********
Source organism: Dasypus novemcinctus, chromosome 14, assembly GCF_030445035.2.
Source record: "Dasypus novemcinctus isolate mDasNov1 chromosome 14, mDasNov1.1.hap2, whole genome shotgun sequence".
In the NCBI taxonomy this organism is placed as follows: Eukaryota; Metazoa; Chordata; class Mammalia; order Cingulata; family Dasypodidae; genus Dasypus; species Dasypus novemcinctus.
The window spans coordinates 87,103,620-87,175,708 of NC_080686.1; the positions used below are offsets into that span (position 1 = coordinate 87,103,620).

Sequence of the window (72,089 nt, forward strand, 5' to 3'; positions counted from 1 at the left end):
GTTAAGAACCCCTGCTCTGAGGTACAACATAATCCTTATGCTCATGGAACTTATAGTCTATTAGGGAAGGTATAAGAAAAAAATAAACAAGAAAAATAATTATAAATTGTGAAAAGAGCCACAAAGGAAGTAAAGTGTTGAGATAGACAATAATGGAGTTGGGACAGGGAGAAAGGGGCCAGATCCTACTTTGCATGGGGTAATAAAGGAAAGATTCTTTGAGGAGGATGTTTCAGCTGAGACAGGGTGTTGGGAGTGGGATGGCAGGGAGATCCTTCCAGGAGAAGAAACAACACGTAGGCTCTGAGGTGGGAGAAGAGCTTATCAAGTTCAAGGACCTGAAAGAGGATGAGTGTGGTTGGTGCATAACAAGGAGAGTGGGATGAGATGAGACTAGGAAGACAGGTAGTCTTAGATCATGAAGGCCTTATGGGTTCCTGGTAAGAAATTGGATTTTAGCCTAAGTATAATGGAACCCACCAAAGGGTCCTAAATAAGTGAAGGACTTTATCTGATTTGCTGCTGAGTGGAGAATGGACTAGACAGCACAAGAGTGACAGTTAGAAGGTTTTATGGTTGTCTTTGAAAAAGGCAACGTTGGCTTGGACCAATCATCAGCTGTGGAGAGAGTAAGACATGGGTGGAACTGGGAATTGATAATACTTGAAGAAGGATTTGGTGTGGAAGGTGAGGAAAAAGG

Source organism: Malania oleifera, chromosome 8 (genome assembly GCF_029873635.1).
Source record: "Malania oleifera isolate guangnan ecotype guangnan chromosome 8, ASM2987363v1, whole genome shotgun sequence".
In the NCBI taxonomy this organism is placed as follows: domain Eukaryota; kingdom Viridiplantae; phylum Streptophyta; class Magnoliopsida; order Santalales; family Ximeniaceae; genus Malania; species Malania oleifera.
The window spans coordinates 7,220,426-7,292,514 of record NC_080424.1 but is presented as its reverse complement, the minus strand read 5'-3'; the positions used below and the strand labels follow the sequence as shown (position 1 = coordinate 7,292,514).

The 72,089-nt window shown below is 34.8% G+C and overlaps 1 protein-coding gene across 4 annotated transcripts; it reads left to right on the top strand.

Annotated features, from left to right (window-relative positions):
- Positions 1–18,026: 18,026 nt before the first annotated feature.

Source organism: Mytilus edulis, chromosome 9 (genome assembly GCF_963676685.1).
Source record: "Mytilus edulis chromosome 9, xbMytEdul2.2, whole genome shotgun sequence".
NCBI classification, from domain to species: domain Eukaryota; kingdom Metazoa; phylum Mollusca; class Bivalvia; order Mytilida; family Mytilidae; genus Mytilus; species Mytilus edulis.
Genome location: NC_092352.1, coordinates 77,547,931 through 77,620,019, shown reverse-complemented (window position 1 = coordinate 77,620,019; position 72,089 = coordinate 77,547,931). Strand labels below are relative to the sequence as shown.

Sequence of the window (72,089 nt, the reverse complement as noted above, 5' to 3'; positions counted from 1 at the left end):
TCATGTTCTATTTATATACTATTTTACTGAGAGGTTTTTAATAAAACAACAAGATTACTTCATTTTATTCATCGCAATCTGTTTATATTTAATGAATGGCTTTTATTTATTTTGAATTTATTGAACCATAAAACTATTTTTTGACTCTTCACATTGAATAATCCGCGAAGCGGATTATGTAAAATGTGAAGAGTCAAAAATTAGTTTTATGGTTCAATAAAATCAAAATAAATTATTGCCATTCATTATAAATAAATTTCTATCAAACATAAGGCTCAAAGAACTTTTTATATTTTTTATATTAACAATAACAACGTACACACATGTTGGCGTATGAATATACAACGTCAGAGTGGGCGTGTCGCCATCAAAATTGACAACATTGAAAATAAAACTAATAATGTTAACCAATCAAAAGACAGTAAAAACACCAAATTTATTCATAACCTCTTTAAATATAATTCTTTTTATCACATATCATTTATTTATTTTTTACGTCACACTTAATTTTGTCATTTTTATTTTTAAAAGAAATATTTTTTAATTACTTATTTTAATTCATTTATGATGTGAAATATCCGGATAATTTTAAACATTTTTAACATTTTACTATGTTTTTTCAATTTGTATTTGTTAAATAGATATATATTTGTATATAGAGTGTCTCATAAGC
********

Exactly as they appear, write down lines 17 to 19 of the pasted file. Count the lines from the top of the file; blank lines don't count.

Genome location: NC_092352.1, coordinates 77,547,931 through 77,620,019, shown reverse-complemented (window position 1 = coordinate 77,620,019; position 72,089 = coordinate 77,547,931). Strand labels below are relative to the sequence as shown.

Sequence of the window (72,089 nt, the reverse complement as noted above, 5' to 3'; positions counted from 1 at the left end):
TCATGTTCTATTTATATACTATTTTACTGAGAGGTTTTTAATAAAACAACAAGATTACTTCATTTTATTCATCGCAATCTGTTTATATTTAATGAATGGCTTTTATTTATTTTGAATTTATTGAACCATAAAACTATTTTTTGACTCTTCACATTGAATAATCCGCGAAGCGGATTATGTAAAATGTGAAGAGTCAAAAATTAGTTTTATGGTTCAATAAAATCAAAATAAATTATTGCCATTCATTATAAATAAATTTCTATCAAACATAAGGCTCAAAGAACTTTTTATATTTTTTATATTAACAATAACAACGTACACACATGTTGGCGTATGAATATACAACGTCAGAGTGGGCGTGTCGCCATCAAAATTGACAACATTGAAAATAAAACTAATAATGTTAACCAATCAAAAGACAGTAAAAACACCAAATTTATTCATAACCTCTTTAAATATAATTCTTTTTATCACATATCATTTATTTATTTTTTACGTCACACTTAATTTTGTCATTTTTATTTTTAAAAGAAATATTTTTTAATTACTTATTTTAATTCATTTATGATGTGAAATATCCGGATAATTTTAAACATTTTTAACATTTTACTATGTTTTTTCAATTTGTATTTGTTAAATAGATATATATTTGTATATAGAGTGTCTCATAAGC